One of the interesting features of managing large professional partnerships in the United States is that, apart from the tax code, there are no standards for financial reporting.  This flexibility can be a powerful tool for law firm managing partners and I suspect 2009 was a banner year for the careful management of financial statistics by a lot of large law firms.

It’s fun to watch the media and various bloggers react as the 2009 revenue and profitability figures of large firms begin to trickle in.  I talked to one reporter recently who was attempting to do a sophisticated analysis of 2009 financial performance.  It apparently came as a shock to her that, aside from the IRS, law firms were under no obligation to report their numbers to anyone, much less report it accurately.

So, I pointed out three things she should remember in reviewing published law firm financial statistics:

  1. Don’t accept the validity of numbers.  I recently asked a friend who is a professional stage magician how David Copperfield makes the Statue of Liberty disappear in front of a whole audience of people.  He responded, “Why do you assume the audience isn’t in on the illusion?”  There is no critical means of the media checking the validity of statistics presented by law firms.  They can call partners but most of them can’t reconcile their K-1 to the financial statements of the firm, never mind calculate profit per partner.  There is no motivation for telling the American Lawyer the truth and, often, lots of motivation for taking some liberties with the information.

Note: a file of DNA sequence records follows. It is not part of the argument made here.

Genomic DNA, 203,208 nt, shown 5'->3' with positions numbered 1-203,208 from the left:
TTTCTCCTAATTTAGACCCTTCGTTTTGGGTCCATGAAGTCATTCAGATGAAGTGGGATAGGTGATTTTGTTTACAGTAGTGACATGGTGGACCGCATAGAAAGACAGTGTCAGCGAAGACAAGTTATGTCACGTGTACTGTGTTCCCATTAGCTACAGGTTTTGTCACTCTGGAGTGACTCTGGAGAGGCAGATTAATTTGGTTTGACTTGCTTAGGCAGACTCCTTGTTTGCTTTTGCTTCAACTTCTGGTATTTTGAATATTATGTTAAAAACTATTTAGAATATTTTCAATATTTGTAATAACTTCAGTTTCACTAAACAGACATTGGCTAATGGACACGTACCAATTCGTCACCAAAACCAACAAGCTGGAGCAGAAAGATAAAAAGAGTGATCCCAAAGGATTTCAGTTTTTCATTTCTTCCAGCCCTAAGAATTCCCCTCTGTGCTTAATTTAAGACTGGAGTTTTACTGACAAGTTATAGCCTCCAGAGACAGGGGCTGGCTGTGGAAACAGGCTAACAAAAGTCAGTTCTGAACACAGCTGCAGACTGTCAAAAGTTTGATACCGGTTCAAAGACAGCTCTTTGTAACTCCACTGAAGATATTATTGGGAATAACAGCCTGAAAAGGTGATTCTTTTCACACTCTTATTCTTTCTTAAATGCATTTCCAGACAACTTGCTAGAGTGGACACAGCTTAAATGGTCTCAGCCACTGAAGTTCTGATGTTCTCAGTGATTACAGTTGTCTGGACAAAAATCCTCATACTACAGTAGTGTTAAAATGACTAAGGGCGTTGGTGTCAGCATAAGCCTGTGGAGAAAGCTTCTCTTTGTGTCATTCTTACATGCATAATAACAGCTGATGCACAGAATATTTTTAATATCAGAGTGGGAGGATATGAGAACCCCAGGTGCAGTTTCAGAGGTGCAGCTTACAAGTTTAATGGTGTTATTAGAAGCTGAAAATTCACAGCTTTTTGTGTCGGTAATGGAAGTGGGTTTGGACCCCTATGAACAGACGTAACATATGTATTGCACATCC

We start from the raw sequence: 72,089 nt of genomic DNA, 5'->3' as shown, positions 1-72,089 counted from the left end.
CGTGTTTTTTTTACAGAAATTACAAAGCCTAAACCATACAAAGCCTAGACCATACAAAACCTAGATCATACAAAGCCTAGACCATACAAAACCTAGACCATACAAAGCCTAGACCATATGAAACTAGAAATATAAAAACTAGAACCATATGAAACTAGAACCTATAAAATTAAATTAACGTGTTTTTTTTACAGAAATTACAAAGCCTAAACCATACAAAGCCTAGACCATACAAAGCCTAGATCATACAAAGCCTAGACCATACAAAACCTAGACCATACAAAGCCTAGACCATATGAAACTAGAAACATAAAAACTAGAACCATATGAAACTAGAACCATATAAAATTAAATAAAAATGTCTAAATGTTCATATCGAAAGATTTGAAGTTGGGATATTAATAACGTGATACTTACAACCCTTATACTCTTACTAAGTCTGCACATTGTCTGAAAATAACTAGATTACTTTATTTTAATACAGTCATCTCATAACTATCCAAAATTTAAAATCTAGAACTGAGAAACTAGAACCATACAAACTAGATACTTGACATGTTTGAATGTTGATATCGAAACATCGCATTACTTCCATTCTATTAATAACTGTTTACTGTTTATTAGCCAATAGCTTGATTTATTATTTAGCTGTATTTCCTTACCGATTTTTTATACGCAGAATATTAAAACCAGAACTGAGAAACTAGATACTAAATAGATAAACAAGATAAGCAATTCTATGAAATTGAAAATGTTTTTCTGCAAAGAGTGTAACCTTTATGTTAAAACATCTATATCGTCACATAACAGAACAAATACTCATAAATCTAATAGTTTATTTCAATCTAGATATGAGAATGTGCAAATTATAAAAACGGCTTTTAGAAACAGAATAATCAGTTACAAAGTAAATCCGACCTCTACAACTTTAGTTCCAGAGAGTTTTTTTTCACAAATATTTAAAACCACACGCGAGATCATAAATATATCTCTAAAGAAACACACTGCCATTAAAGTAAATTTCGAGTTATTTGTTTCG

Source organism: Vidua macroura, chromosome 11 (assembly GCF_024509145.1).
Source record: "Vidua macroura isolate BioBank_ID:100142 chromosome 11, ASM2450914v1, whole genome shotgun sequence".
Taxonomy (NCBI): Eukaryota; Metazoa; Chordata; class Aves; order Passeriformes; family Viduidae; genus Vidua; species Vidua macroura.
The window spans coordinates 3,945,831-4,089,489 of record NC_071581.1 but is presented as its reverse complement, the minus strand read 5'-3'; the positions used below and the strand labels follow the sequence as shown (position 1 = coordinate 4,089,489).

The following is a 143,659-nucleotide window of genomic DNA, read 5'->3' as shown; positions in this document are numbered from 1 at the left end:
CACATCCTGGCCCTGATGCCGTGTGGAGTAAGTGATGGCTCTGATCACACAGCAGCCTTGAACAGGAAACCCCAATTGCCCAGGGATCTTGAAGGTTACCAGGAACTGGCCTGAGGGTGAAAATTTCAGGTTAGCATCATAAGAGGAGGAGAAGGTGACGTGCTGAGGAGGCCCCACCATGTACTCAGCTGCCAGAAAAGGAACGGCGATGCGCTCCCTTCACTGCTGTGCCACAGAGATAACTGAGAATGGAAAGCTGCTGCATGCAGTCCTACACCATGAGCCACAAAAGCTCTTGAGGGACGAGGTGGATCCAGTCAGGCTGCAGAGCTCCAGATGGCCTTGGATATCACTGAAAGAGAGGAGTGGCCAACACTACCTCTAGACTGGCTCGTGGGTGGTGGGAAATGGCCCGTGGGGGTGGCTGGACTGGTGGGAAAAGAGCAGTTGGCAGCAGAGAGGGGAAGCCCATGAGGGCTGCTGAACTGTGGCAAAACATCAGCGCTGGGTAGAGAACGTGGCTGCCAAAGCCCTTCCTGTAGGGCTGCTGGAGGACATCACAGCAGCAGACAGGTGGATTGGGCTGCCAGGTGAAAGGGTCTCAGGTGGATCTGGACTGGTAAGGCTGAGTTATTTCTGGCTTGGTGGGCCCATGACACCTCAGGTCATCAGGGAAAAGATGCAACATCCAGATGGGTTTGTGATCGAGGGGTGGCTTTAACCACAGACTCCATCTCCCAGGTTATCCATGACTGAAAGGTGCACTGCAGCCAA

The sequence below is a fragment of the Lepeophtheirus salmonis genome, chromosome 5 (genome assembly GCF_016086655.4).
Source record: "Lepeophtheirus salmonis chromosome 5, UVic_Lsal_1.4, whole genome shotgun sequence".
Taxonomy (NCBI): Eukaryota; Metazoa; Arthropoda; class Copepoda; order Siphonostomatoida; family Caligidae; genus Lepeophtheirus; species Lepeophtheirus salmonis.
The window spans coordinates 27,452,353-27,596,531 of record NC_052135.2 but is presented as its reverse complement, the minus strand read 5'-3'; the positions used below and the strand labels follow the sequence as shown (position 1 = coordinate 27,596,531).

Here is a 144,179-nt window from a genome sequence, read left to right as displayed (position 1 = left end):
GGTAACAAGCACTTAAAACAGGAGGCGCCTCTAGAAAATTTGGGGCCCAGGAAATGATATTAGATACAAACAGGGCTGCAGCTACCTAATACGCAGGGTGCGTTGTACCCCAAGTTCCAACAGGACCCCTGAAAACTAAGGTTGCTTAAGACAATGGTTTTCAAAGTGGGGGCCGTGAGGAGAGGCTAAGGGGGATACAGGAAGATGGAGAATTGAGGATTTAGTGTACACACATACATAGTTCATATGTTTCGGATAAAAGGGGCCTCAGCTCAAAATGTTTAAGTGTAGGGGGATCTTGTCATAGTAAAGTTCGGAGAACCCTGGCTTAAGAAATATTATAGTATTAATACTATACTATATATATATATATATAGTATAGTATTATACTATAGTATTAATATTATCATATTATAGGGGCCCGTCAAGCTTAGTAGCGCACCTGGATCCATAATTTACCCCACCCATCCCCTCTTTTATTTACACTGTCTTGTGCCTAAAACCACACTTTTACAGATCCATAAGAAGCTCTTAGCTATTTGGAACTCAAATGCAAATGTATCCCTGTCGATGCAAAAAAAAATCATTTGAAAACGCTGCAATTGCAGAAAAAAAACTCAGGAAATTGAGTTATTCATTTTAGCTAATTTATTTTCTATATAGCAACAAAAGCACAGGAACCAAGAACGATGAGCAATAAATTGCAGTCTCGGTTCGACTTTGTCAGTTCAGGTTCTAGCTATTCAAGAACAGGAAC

2. Revenues and expenditures are manageable.  Many law firms receive a quarter of their annual revenues in the last month of the year.  Some see as much as 10 percent of annual revenues come in on the last couple of days of the year.  Law firm managers can affect the volume of revenues by the pressure they put on partners to collect receivables, without even resorting to keeping checks in drawers or leaving the books open until December 35th.
  3. “There are…lies, damned lies and statistics.”  Whenever a statistic has the word “per” in it, you have two chances to fudge the numbers.  Law firms have been playing games with who is and who isn’t an equity partner for years and, in a year when law firms laid off thousands of lawyers, revenue per lawyer can change dramatically based on whether a firm uses “average lawyers,” “full-time equivalents” or “lawyers at year end” — all of which are valid and actively used.

“But why,” the reporter asked me, “would a managing partner want to play with the financial information?”   Here is where this all gets really interesting.  The basic report card that law firm leaders receive (indeed, about the only means by which partners can judge the effectiveness of firm management) is financial performance.  Partners can, of course, compare this year’s K-1 to last year’s but, after considering variances in phantom income, capital contributions and profit participation changes, most partners make judgments based as much on what the firm tells them as on the actual cash they receive.  So, there is an inherent desire by leaders both to retain their positions and, for their own ego, to want to report positive information.